“The Latin Patriarchate bought land and built properties in Qatamon,” Father Faltas continued, “but the previous policy of gratuitous lodging did not apply outside the city walls. The suburban apartments, houses, and shops were contractually rented and paid for in cash.”

The land on which Talbieh was built belonged to the Church of the Cross دير المصلبه and was known as Karm al-Ruhban (the monks’ vineyards),” Beatrice Habesch explained.

“The Greek Orthodox Church approached Mr. Anton Albina,” Violette, in a separate interview, further explained. “They offered to sell him part of the land. He shied away. Instead Mr. Salameh, a Lebanese immigrant who made his fortune in Jerusalem, purchased the vineyard and parceled it into plots that were sold in the early twenties.”

Karm al-Ruhban formed the nucleus of dominantly Catholic Talbieh. Members of the Greek Orthodox community, on the other hand, bought the plots on which they built their houses under the aegis of the Greek Orthodox Patriarchate in Qatamon, around the Greek Colony. The community among whom many Muslims lived extended south of Talbieh and west of the German Templar community adjacent to the Wa’ry and Nammary neighbourhoods which were exclusively settled by members of these two Muslim extended families in the neighbourhood known generically as Al-Baq’ah.

Talbieh was the most prosperous suburb that boasted Jerusalem’s nouveau-riche sumptuous villas surrounding the Salameh villa, which the owner rented to the Belgian Consulate. In fact, most of these luxurious villas and apartment buildings on and around Salameh Square were economic investments. The owners would live the first year in the new house before renting the property to high-level British administrators, foreign diplomats, or wealthy European Jewish immigrants.

Talbieh boasted the crème de la crème of “les bonnes catholiques” of Jerusalem: the Ayyubes, Albinas, Habesches, Jamals, and Deebs, among many others.
Edward Said’s father rented a flat in one of the apartment buildings in the neighbourhood and Edward was born there. The Habesch family owned a building of six apartments and rented five of them to European Jewish immigrants.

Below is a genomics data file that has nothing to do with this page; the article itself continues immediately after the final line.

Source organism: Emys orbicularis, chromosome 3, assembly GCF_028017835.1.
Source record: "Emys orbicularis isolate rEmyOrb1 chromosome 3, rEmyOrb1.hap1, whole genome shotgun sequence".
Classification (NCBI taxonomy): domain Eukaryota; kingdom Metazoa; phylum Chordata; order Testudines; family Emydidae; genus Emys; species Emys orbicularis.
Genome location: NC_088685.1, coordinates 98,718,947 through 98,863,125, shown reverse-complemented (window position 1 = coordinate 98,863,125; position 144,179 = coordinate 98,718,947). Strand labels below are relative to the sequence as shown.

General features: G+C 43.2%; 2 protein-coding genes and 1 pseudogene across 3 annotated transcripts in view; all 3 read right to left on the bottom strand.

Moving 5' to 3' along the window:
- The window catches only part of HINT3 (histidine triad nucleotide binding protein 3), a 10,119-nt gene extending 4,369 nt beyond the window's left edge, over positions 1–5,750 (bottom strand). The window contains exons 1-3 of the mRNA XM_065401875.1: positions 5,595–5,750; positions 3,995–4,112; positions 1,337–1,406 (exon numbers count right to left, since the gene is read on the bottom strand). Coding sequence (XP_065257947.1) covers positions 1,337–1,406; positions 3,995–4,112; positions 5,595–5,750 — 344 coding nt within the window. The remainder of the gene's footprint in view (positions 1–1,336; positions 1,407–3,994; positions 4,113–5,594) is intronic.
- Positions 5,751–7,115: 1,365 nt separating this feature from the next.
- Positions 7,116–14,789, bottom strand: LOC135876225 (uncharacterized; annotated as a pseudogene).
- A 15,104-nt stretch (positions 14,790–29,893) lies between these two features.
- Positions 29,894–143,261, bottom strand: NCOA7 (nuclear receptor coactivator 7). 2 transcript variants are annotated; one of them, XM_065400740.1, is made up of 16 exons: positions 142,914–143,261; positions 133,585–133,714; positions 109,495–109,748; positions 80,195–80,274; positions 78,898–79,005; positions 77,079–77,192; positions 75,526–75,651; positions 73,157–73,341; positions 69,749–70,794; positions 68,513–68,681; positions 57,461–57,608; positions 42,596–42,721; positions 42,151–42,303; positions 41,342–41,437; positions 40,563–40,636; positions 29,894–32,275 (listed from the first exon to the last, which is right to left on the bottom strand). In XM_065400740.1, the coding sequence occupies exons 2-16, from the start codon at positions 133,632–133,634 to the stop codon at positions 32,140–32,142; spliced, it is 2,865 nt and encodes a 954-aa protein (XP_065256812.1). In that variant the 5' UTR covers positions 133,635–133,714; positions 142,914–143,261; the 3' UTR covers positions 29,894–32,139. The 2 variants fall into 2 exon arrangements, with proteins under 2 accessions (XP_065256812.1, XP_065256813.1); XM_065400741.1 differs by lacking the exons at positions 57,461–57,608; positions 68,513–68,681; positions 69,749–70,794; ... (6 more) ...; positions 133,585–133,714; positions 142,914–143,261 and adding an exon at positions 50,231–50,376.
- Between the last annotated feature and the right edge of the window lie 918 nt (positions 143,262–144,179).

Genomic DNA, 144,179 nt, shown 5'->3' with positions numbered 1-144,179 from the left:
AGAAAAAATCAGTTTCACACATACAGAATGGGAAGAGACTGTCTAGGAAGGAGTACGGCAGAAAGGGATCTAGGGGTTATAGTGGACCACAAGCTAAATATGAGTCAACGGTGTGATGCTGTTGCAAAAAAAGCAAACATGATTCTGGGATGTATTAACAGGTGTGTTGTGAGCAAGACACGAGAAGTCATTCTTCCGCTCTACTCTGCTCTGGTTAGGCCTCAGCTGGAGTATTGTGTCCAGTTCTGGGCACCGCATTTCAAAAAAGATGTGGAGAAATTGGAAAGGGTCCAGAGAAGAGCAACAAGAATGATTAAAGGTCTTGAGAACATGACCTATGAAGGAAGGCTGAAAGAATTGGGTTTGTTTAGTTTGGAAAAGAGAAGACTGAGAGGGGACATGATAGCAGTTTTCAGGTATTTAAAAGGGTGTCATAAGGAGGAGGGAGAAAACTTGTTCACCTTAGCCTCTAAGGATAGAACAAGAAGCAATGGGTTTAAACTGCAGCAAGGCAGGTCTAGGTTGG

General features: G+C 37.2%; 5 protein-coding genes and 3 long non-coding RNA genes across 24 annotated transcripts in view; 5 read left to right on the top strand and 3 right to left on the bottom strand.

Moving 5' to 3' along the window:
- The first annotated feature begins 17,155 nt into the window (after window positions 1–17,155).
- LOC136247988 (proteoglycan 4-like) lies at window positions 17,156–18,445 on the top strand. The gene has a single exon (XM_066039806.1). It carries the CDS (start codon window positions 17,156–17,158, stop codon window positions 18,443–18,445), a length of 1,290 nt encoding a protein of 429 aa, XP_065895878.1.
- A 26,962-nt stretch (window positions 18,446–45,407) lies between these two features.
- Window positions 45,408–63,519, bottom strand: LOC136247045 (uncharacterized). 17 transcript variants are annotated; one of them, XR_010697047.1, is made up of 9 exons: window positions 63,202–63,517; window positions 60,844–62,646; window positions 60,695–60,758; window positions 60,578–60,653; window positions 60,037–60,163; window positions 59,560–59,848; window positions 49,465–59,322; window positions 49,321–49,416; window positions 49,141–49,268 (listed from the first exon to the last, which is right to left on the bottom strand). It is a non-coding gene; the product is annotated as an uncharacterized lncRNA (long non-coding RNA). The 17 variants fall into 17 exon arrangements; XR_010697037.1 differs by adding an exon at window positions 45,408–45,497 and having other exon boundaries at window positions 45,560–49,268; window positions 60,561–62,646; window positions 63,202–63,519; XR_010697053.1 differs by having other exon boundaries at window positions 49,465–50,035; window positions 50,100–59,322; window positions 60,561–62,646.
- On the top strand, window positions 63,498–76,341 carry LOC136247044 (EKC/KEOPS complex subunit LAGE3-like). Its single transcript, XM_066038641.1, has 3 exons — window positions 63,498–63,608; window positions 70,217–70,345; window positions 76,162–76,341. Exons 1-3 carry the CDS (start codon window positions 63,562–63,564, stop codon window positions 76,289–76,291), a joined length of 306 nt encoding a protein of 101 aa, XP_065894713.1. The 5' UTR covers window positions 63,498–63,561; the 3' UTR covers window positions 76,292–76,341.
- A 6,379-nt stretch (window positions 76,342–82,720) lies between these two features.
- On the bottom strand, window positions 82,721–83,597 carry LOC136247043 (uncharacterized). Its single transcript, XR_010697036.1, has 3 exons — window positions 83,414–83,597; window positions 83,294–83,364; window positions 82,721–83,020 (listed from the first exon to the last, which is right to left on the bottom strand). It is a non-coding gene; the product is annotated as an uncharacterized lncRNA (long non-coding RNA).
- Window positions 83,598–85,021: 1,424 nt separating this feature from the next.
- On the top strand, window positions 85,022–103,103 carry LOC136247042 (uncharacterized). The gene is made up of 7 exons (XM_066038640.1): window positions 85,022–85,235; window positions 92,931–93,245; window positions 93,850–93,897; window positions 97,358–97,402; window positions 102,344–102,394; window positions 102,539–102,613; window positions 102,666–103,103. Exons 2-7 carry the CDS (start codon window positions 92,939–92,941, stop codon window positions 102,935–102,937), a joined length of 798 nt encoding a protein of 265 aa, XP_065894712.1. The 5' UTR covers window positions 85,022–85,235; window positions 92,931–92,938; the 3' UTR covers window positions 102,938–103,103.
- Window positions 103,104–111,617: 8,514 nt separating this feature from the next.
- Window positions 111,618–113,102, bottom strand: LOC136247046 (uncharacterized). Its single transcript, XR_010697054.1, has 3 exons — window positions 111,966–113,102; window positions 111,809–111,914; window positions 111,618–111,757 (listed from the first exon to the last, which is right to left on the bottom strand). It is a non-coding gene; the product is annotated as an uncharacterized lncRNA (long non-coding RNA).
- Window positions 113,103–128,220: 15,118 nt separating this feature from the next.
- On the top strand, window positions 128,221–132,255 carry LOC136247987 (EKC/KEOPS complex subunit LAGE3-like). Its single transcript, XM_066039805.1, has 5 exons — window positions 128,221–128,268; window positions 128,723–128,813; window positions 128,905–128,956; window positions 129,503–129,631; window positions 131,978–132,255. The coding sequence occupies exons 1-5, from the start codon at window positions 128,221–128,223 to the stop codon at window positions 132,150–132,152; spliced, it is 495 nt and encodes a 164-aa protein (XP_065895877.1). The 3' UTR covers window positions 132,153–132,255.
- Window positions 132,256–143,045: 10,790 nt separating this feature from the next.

“Queen Nazly, wife of King Faruq, came to Madame Levi, an Austrian couturier, who rented one of our apartments,” Beatrice Habesch told me. “Three daughters accompanied her,” her sister Claire explained and then added in a lament, “Jerusalem was a different city: it was gay, prosperous, and cosmopolitan.”

Jerusalem of the 1920s and 1930s attracted the great divas of Arabic music such as Umm Kulthum, Farid al-Atrash, the leading Egyptian theatre groups with top actors such as
Yusef Wahby, and prominent Egyptian intellectuals, professors, and scholars who enriched the urban cultural scene. The leading Egyptian feminist Huda Sha’rawi came often in support of the emerging Palestinian feminist movements represented by local feminist Zuleikhah Shihabi and in whose house on Al-Zahra Street she was hosted. Jerusalem was also the media center. Leading Lebanese and Egyptian journalists started their careers in the Holy City. Lebanese Salim Al-Louzy wrote in the daily newspaper Falastin, and
Mohammad Hasanen Haikal wrote innumerable reports from Jerusalem. Public lectures with local and international scholars were well attended. Khalil al-Sakakini documents the scene vividly in his diary. We glean a glimpse of the old gracious life in his daughter Hala’s book, Jerusalem and I.

Sadly the Sakakini narratives of the idyllic lifestyle corroborated by my own interviews reveal the tragic irony; namely, that the distinctive middle-class characteristics of the cosmopolitan suburbs had inadvertently accelerated the process of collapse by rendering it inure to the serious threat and eventually ineffectual in responding to the life-threatening crisis during the decline of colonial civil order brought about by Jewish terrorism. Humanist liberal bourgeois aesthetics, values, and ethos sequestered the Palestinian middle class and alienated them, thus rendering them individualistic, vulnerable, and defenceless. “Reality” was misconstrued. The ensuing lacuna among educated Palestinian middle classes impeded their perception and appraisal of the imminent Zionist threat. They were the first to stampede outside Jaffa, Haifa, and other lost cities. With their early exodus they left behind the uneducated rabble.

The structural myopia, méconnaissance, of the Palestinian bourgeoisies was further confounded by the misleading, highly distorted nationalist rampant discourse and distracted by the inter-Palestinian problematic rivalries such as that between the Husseini and Nashashibi partisans. On one hand the Palestinian educated professional middle class were misinformed by highly eschewed rhetoric manipulated by local politicians seeking favour, power, and recognition of Arab foreign states who in turn had their own self-serving agendas. On the other hand the inter-Palestinian conflict between the Palestinian political regional parties obstructed the development of a unified nationalist consciousness and ultimately a centralised administrative body. Consequently they failed to set up their own intelligence centres that would gather and systematise Zionist strategies in preparation for the takeover of Palestine.

Apart from Abdel Qader Husseini who undertook pre-emptive action, Palestinian resistance remained sporadic and invariably reduced to retaliatory responses. The state of chaos was augmented by the fact that the nationalist resistance parties were infiltrated by the rabble undermining the credibility of the leaders and turning them into rabble-rousers.